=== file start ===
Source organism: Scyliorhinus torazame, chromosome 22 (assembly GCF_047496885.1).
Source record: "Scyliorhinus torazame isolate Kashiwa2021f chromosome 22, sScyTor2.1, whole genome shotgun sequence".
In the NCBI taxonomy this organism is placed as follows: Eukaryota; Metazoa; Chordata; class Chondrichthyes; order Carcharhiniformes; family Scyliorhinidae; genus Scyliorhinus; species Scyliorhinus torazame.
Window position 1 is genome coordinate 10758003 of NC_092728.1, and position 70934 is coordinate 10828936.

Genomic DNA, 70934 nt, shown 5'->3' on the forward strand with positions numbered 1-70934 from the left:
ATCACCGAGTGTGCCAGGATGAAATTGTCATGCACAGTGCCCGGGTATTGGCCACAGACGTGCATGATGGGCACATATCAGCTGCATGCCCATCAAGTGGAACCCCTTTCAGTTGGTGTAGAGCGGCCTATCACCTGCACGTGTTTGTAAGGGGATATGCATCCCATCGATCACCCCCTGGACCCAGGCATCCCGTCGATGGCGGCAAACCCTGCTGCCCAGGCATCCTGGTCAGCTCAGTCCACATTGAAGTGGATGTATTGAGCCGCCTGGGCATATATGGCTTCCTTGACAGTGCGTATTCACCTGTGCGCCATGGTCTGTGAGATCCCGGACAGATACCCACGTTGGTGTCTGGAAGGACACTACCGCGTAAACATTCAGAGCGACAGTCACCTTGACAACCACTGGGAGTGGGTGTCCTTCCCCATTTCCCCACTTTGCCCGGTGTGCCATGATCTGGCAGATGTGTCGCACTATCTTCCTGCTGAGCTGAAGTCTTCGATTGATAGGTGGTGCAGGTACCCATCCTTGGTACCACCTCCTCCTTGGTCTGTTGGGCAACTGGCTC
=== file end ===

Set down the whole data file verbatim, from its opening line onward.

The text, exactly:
Source organism: Scyliorhinus torazame, chromosome 22 (assembly GCF_047496885.1).
Source record: "Scyliorhinus torazame isolate Kashiwa2021f chromosome 22, sScyTor2.1, whole genome shotgun sequence".
In the NCBI taxonomy this organism is placed as follows: Eukaryota; Metazoa; Chordata; class Chondrichthyes; order Carcharhiniformes; family Scyliorhinidae; genus Scyliorhinus; species Scyliorhinus torazame.
Window position 1 is genome coordinate 10758003 of NC_092728.1, and position 70934 is coordinate 10828936.

Genomic DNA, 70934 nt, shown 5'->3' on the forward strand with positions numbered 1-70934 from the left:
ATCACCGAGTGTGCCAGGATGAAATTGTCATGCACAGTGCCCGGGTATTGGCCACAGACGTGCATGATGGGCACATATCAGCTGCATGCCCATCAAGTGGAACCCCTTTCAGTTGGTGTAGAGCGGCCTATCACCTGCACGTGTTTGTAAGGGGATATGCATCCCATCGATCACCCCCTGGACCCAGGCATCCCGTCGATGGCGGCAAACCCTGCTGCCCAGGCATCCTGGTCAGCTCAGTCCACATTGAAGTGGATGTATTGAGCCGCCTGGGCATATATGGCTTCCTTGACAGTGCGTATTCACCTGTGCGCCATGGTCTGTGAGATCCCGGACAGATACCCACGTTGGTGTCTGGAAGGACACTACCGCGTAAACATTCAGAGCGACAGTCACCTTGACAACCACTGGGAGTGGGTGTCCTTCCCCATTTCCCCACTTTGCCCGGTGTGCCATGATCTGGCAGATGTGTCGCACTATCTTCCTGCTGAGCTGAAGTCTTCGATTGATAGGTGGTGCAGGTACCCATCCTTGGTACCACCTCCTCCTTGGTCTGTTGGGCAACTGGCTC